CHICO, Calif. (AP) — Fire officials say rain is helping the fight against the deadliest blaze in California in the past century.

The California Department of Forestry and Fire Protection said Thursday the fire that leveled Paradise is 90 percent contained two weeks after it started.

The blaze was 80 percent contained Wednesday before the first of three storm systems arrived in the area where at least 83 people died in the fire. The fire ignited Nov. 8 and has destroyed more than 13,000 homes.

The first storm has moved on and another is expected later Thursday, raising concerns about mudslides and other problems.

Butte County Sheriff Kory Honea says more than 800 people will search the rubble for human remains on Thanksgiving.

Thousands of people displaced by the blaze will spend the holiday with family in the area or with strangers who open their homes for dinners put together by nonprofit groups.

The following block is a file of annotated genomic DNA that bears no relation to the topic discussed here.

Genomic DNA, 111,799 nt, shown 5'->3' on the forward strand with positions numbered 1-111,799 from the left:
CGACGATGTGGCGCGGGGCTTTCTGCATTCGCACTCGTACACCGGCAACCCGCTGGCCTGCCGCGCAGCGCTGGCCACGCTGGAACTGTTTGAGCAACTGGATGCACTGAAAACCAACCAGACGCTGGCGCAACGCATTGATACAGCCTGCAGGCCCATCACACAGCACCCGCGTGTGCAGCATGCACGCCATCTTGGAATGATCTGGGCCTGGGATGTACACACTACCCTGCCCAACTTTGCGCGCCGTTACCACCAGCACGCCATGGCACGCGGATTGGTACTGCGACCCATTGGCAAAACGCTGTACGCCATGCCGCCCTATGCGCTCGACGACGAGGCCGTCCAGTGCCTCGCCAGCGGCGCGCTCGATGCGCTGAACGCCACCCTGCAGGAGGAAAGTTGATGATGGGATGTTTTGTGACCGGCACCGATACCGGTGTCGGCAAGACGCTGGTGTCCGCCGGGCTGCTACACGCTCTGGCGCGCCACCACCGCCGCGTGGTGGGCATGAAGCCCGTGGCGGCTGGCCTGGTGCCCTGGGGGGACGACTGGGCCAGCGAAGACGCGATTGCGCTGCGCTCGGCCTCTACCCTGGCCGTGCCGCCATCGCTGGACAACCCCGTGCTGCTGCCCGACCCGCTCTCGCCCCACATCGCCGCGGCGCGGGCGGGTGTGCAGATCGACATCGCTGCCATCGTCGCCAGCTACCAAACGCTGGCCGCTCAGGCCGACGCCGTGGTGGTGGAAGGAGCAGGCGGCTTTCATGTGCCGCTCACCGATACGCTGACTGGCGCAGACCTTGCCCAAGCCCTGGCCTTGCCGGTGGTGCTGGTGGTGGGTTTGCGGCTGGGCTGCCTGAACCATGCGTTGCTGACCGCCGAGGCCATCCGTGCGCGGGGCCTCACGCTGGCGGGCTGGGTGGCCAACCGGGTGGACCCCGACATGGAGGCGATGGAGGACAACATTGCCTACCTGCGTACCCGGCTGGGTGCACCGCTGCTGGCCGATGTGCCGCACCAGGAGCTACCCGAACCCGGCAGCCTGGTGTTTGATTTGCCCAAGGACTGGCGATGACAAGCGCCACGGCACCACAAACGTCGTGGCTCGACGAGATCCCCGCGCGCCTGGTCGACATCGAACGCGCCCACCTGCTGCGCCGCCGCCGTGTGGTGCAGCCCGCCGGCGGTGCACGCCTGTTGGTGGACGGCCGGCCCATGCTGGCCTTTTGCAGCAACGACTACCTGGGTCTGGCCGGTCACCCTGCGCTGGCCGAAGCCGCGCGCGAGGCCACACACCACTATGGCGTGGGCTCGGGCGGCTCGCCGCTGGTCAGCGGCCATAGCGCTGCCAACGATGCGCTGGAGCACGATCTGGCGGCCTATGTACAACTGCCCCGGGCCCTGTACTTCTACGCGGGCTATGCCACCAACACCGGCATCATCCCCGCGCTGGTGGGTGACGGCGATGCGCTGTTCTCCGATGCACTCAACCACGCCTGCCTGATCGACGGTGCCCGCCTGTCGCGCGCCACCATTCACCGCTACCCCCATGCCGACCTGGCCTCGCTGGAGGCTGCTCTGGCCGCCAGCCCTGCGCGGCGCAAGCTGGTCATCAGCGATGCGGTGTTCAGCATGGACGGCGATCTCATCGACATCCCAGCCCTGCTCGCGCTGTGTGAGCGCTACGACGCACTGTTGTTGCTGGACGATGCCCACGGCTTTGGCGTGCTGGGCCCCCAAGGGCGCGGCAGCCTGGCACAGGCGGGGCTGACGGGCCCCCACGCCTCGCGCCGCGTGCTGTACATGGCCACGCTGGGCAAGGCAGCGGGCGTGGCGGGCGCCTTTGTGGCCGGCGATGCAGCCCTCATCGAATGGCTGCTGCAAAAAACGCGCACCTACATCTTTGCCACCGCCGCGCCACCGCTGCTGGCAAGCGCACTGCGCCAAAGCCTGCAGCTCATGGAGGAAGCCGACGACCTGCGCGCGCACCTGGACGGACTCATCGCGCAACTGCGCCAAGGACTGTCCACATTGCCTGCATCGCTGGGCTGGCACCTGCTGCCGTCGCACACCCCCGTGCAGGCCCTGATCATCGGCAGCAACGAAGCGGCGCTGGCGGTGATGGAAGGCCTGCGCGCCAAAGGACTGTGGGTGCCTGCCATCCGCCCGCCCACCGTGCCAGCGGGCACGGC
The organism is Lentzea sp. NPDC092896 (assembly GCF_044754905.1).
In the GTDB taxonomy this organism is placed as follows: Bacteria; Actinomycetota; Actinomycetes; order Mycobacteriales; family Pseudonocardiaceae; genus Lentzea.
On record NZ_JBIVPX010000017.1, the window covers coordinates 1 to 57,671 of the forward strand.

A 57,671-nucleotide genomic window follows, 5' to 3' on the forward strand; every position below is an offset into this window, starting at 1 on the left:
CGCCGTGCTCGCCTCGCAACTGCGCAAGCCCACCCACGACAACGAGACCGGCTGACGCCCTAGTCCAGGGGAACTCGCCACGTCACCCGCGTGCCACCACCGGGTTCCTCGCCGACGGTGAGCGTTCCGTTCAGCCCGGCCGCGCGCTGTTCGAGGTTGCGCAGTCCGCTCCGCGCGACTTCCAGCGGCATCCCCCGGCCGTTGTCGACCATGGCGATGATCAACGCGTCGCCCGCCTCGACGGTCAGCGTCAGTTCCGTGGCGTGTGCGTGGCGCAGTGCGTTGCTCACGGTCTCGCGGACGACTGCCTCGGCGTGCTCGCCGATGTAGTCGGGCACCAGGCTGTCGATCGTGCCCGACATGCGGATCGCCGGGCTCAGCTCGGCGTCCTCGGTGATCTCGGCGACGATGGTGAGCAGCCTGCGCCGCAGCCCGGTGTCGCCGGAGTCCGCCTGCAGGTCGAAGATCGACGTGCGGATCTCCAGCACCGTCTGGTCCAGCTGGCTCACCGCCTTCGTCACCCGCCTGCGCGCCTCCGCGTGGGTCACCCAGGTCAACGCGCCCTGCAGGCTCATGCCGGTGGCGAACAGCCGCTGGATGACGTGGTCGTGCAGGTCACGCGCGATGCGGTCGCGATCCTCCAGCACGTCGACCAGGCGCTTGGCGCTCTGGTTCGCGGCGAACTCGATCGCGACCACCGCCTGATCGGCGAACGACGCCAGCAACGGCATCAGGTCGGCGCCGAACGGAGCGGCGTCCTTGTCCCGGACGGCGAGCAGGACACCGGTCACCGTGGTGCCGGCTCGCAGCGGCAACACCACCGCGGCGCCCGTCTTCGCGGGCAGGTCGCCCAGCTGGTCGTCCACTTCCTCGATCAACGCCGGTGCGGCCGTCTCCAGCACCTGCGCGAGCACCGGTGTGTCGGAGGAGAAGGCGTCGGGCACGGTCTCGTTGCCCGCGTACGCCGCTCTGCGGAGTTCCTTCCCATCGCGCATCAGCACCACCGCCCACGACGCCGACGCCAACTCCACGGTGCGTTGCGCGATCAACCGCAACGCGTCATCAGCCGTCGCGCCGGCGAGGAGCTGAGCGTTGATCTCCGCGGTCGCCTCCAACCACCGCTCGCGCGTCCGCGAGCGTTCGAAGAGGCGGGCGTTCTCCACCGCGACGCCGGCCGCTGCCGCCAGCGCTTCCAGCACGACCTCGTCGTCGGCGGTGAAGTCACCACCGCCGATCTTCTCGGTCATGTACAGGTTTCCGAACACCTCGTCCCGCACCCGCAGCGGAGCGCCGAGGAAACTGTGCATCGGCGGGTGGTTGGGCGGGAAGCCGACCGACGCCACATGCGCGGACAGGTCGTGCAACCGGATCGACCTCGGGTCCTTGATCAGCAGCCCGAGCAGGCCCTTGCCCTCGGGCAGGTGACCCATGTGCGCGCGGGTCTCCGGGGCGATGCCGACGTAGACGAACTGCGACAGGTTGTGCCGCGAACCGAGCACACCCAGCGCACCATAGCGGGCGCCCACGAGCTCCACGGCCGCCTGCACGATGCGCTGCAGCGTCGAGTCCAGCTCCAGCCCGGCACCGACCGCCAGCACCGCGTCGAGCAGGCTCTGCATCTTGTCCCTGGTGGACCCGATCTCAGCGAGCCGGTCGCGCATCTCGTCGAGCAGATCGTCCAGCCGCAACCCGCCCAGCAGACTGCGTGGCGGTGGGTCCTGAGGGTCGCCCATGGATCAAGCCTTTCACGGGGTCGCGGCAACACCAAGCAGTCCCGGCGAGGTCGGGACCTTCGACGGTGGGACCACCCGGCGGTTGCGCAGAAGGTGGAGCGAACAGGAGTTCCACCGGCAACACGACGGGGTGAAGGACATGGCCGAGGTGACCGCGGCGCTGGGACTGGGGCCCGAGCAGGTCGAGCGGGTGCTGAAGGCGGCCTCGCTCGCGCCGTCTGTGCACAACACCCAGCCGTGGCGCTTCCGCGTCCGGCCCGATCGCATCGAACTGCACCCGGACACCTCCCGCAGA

The nonprofit World Central Kitchen is teaming up with businesses near the town of Paradise to provide 15,000 meals Thursday. And scores of people are opening their homes to share dinner with strangers who lost everything.

Others who fled the deadly wildfire are spending the holiday with family nearby.

Paradise Mayor Jody Jones says the community meals will be “a respite from the frantic activity of trying to put our lives back together and our town back together.”

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